|2:29||But he is a Iewe, which is hydd within. And the circumcision of ye hert is the circumcision, which is done in the sprete and not in the letter: Whoseprayse is not of men, but of God.|
Coverdale Bible 1535
The Coverdale Bible, compiled by Myles Coverdale and published in 1535, was the first complete English translation of the Bible to contain both the Old and New Testament and translated from the original Hebrew and Greek. The later editions (folio and quarto) published in 1539 were the first complete Bibles printed in England. The 1539 folio edition carried the royal license and was, therefore, the first officially approved Bible translation in English.
Tyndale never had the satisfaction of completing his English Bible; but during his imprisonment, he may have learned that a complete translation, based largely upon his own, had actually been produced. The credit for this achievement, the first complete printed English Bible, is due to Miles Coverdale (1488-1569), afterward bishop of Exeter (1551-1553).
The details of its production are obscure. Coverdale met Tyndale in Hamburg, Germany in 1529, and is said to have assisted him in the translation of the Pentateuch. His own work was done under the patronage of Oliver Cromwell, who was anxious for the publication of an English Bible; and it was no doubt forwarded by the action of Convocation, which, under Archbishop Cranmer's leading, had petitioned in 1534 for the undertaking of such a work.
Coverdale's Bible was probably printed by Froschover in Zurich, Switzerland and was published at the end of 1535, with a dedication to Henry VIII. By this time, the conditions were more favorable to a Protestant Bible than they had been in 1525. Henry had finally broken with the Pope and had committed himself to the principle of an English Bible. Coverdale's work was accordingly tolerated by authority, and when the second edition of it appeared in 1537 (printed by an English printer, Nycolson of Southwark), it bore on its title-page the words, "Set forth with the King's most gracious license." In licensing Coverdale's translation, King Henry probably did not know how far he was sanctioning the work of Tyndale, which he had previously condemned.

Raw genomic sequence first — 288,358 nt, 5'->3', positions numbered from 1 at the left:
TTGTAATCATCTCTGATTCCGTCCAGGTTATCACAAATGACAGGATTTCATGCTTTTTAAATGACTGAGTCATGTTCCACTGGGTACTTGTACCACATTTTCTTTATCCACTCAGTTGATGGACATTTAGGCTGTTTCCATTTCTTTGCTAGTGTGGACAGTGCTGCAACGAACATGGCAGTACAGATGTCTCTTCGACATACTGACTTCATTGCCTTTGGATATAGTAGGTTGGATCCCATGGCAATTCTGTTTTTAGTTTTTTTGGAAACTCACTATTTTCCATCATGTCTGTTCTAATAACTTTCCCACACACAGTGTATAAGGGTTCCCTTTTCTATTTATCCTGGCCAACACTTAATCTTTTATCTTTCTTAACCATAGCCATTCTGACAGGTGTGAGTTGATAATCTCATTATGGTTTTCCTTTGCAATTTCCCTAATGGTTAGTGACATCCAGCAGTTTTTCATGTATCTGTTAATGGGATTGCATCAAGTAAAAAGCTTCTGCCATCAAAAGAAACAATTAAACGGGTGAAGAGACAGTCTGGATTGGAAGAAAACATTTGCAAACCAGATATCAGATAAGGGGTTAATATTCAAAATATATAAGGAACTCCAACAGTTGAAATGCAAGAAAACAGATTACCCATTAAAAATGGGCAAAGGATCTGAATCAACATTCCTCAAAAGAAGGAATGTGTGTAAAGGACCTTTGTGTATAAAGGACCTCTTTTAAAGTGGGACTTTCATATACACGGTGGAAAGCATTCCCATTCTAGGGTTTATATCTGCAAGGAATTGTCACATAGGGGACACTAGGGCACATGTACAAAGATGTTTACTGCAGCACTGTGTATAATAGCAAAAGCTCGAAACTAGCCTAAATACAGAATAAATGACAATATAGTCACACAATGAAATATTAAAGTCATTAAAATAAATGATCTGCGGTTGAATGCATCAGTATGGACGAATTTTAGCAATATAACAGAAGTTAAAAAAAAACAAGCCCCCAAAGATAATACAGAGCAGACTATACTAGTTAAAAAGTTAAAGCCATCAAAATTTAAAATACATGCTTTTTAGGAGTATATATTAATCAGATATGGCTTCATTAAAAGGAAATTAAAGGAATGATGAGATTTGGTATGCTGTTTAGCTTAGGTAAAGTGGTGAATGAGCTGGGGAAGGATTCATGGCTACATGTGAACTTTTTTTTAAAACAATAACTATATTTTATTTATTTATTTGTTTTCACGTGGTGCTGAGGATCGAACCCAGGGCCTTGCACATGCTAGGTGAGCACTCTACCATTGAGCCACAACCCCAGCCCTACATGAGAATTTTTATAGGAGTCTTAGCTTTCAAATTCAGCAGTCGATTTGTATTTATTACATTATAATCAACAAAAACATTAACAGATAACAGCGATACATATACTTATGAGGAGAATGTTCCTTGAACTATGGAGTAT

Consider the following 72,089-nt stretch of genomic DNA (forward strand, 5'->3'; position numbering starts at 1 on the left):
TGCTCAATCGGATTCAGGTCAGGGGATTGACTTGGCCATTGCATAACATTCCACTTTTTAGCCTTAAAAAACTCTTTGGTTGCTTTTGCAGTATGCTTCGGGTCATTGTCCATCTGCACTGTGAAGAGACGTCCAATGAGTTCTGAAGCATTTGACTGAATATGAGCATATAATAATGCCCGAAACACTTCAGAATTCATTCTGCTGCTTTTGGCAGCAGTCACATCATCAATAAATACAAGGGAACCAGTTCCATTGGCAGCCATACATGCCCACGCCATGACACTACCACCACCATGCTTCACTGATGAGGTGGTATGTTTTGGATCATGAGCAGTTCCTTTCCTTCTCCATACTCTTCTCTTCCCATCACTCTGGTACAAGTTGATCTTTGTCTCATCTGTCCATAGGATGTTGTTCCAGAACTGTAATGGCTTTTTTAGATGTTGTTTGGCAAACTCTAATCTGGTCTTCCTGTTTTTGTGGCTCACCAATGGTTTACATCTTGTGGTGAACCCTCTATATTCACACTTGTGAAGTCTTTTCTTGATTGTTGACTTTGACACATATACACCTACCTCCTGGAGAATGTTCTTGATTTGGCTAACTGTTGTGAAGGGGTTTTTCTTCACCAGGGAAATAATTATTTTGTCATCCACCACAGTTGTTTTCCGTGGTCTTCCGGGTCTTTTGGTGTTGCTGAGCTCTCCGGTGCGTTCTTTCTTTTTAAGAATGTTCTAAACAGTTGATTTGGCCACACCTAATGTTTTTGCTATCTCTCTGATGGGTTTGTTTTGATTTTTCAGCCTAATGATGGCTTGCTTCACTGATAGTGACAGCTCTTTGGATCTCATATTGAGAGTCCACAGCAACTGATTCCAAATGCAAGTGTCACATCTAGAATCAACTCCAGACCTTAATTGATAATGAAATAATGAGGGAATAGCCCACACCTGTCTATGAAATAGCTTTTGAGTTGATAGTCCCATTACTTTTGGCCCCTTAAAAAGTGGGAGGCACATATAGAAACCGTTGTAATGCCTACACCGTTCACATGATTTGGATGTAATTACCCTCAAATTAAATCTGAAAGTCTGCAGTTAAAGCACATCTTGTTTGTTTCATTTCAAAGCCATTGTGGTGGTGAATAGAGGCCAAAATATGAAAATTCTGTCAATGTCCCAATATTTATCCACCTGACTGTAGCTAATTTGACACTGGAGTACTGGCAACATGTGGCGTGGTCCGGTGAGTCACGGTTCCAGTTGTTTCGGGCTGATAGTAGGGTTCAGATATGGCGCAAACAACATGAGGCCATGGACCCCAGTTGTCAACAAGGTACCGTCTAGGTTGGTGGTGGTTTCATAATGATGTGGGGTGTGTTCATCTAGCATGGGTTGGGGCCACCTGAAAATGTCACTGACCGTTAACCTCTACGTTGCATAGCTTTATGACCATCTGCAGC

In the New Testament, in particular, Tyndale's version is the basis of Coverdale's, and to a somewhat less extent this is also the case in the Pentateuch and Jonah; but Coverdale revised the work of his predecessor with the help of the Zurich German Bible of Zwingli and others (1524-1529), a Latin version by Pagninus, the Vulgate, and Luther. In his preface, he explicitly disclaims originality as a translator, and there is no sign that he made any noticeable use of the Greek and Hebrew; but he used the available Latin, German, and English versions with judgment. In the parts of the Old Testament which Tyndale had not published he appears to have translated mainly from the Zurich Bible. [Coverdale's Bible of 1535 was reprinted by Bagster, 1838.]
In one respect Coverdale's Bible was groundbreaking, namely, in the arrangement of the books of the. It is to Tyndale's example, no doubt, that the action of Coverdale is due. His Bible is divided into six parts -- (1) Pentateuch; (2) Joshua -- Esther; (3) Job -- "Solomon's Balettes" (i.e. Canticles); (4) Prophets; (5) "Apocrypha, the books and treatises which among the fathers of old are not reckoned to be of like authority with the other books of the Bible, neither are they found in the canon of the Hebrew"; (6) the New Testament. This represents the view generally taken by the Reformers, both in Germany and in England, and so far as concerns the English Bible, Coverdale's example was decisive.